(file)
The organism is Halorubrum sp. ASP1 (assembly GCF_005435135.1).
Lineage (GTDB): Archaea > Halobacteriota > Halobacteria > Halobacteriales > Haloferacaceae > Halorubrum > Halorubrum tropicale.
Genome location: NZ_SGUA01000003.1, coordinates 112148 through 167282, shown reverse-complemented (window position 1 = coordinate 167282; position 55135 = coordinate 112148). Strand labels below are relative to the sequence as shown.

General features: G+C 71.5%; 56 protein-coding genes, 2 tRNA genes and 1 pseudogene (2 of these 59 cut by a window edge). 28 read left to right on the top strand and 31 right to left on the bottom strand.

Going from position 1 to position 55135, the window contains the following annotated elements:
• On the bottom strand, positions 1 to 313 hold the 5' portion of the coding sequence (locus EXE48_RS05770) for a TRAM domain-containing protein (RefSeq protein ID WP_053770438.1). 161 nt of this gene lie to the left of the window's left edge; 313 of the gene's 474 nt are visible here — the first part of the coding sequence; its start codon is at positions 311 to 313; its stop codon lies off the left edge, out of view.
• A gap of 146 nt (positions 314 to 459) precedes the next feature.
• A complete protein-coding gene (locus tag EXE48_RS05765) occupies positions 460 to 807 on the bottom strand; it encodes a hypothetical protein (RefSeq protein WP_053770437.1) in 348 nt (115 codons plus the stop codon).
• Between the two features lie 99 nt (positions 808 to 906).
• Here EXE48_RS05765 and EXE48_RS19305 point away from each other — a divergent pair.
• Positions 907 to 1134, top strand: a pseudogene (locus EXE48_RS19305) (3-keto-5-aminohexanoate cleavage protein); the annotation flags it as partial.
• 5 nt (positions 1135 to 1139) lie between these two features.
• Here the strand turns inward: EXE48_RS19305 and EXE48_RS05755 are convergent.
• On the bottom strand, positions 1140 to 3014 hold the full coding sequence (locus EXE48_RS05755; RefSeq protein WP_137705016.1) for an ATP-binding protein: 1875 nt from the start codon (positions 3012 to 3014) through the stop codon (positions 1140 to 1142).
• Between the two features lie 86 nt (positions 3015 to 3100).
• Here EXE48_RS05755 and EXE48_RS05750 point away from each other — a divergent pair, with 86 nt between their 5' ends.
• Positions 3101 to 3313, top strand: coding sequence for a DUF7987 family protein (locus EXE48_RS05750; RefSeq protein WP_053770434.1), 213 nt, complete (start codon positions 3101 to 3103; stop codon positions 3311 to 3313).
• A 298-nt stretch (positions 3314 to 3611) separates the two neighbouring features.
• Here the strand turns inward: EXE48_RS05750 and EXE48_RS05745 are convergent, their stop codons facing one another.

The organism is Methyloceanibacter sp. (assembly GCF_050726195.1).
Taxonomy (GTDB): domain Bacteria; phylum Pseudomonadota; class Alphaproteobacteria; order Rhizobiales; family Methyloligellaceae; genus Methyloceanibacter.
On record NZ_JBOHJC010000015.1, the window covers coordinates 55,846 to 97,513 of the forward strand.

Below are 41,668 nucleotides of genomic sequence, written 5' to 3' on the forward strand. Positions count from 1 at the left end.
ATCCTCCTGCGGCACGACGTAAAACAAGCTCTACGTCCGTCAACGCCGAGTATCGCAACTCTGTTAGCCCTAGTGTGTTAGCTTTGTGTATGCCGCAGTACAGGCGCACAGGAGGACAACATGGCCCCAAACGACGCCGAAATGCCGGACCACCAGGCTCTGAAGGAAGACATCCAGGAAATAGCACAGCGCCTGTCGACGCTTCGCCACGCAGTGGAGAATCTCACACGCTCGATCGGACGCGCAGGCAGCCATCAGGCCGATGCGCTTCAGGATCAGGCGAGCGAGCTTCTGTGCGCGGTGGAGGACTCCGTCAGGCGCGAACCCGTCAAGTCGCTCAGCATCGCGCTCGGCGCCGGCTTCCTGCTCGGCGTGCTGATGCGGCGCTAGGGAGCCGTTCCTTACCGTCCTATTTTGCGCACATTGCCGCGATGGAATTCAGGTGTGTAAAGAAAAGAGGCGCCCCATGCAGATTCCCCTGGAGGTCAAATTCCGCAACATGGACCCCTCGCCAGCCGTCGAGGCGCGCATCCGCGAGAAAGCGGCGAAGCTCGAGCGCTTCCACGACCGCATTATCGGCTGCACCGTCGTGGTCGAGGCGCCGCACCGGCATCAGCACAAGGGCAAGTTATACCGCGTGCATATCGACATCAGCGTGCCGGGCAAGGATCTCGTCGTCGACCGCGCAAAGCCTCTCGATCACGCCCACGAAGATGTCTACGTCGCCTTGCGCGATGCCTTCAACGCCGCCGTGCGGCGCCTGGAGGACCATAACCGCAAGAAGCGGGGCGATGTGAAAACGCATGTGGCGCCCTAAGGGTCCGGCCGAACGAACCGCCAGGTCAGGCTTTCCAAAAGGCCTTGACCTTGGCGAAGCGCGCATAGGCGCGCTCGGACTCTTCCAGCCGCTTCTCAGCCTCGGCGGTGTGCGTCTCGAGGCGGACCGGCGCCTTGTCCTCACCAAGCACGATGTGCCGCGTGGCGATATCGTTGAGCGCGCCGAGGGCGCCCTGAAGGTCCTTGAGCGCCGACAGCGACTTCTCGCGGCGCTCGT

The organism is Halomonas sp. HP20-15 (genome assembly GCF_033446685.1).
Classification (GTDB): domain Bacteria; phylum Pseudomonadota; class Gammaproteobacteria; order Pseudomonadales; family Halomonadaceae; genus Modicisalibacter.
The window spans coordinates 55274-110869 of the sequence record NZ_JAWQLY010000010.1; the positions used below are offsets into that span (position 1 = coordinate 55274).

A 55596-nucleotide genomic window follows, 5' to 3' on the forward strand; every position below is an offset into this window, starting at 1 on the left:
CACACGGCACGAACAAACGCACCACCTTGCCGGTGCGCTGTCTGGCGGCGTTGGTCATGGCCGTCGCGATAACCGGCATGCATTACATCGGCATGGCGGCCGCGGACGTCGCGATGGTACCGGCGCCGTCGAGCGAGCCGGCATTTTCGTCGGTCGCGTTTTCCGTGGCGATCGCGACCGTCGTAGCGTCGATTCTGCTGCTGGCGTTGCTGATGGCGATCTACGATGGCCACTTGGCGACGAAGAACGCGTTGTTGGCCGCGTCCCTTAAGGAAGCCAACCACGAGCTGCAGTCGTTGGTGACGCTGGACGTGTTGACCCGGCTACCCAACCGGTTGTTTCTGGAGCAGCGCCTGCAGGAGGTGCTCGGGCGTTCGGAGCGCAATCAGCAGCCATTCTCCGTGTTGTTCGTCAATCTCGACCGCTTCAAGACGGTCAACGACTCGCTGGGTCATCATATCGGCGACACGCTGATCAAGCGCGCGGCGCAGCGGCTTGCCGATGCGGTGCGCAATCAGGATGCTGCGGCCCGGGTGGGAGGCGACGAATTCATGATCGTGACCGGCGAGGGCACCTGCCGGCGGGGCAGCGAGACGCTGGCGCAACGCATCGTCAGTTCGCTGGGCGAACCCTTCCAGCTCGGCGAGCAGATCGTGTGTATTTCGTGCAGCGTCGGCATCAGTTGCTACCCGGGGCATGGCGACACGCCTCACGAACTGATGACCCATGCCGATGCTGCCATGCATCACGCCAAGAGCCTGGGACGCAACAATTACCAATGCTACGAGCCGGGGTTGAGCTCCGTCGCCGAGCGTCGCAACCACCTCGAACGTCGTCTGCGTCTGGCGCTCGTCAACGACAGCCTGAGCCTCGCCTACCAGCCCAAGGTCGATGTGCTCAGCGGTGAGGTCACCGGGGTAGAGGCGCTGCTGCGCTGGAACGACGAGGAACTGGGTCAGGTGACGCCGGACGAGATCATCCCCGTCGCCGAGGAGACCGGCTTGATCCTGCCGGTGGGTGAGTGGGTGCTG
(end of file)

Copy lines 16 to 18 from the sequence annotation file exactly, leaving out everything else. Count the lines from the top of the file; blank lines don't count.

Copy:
• Here EXE48_RS05755 and EXE48_RS05750 point away from each other — a divergent pair, with 86 nt between their 5' ends.
• Positions 3101 to 3313, top strand: coding sequence for a DUF7987 family protein (locus EXE48_RS05750; RefSeq protein WP_053770434.1), 213 nt, complete (start codon positions 3101 to 3103; stop codon positions 3311 to 3313).
• A 298-nt stretch (positions 3314 to 3611) separates the two neighbouring features.